When I was in the Geez office a couple of weeks ago I asked Aiden why he was a vegetarian. His answer included nutrition, compassion and something about connectedness. It got me thinking about eating meat. The more I thought about it the more my chicken drumstick became unappetizing. Meat was grossing me out and I grew up on a cattle farm. What would my parents say?

While I was reading the freeconomy blog by Mark Boyle yesterday I came across a link to watch Earthlings (you can watch the full film here). Anyone who eats meat, heck, anyone who is a consumer needs to watch this film. If you do watch it make sure to bring a snot rag and a puke bucket.

For those of you who haven’t seen it, Earthlings exposes humans’ oppression of animals in five ways: pets, food, clothing, entertainment and science. I balled through the whole thing and didn’t sleep much last night because the cruelties I saw were appalling.

I couldn’t believe what is done to animals that are part of product testing. According to the Humane Society“25 million vertebrate animals are used annually in research, testing, and education in the United States.” It is difficult to get accurate information about animal testing, how many are used and what they are used for. But one thing is for sure, many are not treated with any mercy.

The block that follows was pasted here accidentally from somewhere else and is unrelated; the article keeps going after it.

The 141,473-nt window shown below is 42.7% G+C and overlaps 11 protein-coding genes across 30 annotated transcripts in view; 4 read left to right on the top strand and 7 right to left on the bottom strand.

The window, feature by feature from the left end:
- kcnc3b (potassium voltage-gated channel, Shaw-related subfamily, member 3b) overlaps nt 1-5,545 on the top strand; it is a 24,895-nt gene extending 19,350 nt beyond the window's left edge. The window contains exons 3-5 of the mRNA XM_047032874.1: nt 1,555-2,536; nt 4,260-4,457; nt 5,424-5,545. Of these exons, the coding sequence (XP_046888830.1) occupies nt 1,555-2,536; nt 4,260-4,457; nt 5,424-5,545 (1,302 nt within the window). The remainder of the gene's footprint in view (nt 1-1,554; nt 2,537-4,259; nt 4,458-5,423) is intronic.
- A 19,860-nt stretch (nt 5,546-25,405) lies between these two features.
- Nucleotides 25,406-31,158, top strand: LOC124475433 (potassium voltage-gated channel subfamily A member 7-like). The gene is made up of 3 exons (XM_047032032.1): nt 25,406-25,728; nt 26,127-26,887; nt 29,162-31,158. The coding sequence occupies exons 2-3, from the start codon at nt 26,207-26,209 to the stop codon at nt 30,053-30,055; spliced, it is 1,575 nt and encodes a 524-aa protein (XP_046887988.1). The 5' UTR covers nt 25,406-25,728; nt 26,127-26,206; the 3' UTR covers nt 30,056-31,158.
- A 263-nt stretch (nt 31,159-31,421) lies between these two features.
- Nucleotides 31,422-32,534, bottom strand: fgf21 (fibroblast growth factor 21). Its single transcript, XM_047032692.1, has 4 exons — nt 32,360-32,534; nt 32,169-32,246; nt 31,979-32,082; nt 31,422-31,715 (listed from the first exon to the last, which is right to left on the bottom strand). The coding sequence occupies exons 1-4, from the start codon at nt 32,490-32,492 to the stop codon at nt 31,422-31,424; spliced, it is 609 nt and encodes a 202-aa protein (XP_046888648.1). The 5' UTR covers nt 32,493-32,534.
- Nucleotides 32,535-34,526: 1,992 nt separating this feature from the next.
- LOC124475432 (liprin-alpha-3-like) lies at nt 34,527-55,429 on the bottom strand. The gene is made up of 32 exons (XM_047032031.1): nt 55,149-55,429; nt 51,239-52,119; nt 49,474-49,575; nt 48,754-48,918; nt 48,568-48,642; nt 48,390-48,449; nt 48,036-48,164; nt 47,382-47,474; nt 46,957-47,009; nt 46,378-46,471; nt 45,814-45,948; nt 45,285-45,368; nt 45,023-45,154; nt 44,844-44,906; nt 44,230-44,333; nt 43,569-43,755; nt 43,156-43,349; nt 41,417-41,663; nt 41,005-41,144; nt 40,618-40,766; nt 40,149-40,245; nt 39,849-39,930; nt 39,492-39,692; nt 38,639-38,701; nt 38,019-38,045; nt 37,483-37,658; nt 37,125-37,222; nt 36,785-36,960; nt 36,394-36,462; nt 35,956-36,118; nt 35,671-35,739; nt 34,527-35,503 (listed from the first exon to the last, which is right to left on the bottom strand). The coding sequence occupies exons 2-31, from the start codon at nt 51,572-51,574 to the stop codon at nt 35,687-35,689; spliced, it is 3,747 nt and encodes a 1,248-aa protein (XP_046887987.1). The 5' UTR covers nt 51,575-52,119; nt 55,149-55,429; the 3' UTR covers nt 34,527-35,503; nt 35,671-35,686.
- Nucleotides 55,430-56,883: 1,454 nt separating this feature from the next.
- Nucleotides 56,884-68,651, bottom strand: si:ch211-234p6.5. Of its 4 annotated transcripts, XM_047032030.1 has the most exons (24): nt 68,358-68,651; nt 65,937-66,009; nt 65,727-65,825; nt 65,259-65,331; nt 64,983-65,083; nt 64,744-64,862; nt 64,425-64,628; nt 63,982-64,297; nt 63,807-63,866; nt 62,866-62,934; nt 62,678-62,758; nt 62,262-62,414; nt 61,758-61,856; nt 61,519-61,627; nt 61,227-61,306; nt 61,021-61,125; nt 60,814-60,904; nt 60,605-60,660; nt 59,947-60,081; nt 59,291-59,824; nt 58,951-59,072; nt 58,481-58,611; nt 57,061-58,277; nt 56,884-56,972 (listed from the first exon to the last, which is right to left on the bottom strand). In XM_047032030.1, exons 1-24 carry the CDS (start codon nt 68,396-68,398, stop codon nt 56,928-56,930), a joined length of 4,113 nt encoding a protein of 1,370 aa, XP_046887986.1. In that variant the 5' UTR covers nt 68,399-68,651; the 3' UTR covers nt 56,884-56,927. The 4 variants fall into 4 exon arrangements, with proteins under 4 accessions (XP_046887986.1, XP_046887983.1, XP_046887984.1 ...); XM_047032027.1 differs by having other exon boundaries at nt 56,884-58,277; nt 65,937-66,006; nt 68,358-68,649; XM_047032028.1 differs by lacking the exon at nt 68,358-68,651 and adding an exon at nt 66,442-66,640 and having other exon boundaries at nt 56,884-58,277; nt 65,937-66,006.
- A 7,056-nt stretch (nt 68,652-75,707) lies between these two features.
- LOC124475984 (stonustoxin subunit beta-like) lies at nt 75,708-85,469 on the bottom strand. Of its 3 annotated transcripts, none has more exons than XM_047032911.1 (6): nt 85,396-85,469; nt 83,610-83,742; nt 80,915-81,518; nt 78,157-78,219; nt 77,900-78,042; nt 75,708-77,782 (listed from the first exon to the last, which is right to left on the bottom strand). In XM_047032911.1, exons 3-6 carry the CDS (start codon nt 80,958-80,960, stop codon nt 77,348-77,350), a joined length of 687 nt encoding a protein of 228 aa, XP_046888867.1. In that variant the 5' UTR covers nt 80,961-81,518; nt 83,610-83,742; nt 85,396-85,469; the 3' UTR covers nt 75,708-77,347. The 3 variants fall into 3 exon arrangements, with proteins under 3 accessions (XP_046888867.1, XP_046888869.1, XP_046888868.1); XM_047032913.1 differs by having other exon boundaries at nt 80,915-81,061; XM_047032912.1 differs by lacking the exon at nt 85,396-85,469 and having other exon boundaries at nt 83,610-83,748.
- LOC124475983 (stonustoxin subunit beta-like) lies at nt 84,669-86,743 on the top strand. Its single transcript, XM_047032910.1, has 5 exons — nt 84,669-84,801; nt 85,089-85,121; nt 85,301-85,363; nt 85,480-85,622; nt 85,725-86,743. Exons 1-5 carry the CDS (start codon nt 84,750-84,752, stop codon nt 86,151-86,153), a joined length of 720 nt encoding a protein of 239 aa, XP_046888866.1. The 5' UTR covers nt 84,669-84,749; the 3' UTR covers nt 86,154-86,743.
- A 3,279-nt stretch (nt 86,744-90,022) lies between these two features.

After seeing what happens in slaughter houses I know now that at the very least I want to know where my meat comes from but I am leaning towards scrapping meat altogether. I have gone without meat for the last couple of weeks and I haven’t missed it. At first I felt so overwhelmed by my new knowledge and didn’t know what to do with it. Then I started doing some research and thinking about what I can do or at least what I should not do.

For those who enjoy eating meat but want to do it as humanely as is possible, Temple Grandin has high standards for slaughter houses and there is a story on her work here.

Leaping bunny is a company that certifies cosmetic companies that are cruelty-free. You can print out a pdf guide  to cruelty-free companies or they will even mail you a pocket size guide  for free.

Caring Consumer  gives two lists: companies that do test on animals and companies that don’t.

After reading through these lists I was shocked at all the products that I had and thought were good and safe, that have been tested on animals. I also had never put too much thought into where my meat was coming from and just blindly trusted my supplier. But I guess the first step to change is awareness. Now I know, so now I can change. – Megan Kamei, editorial assistant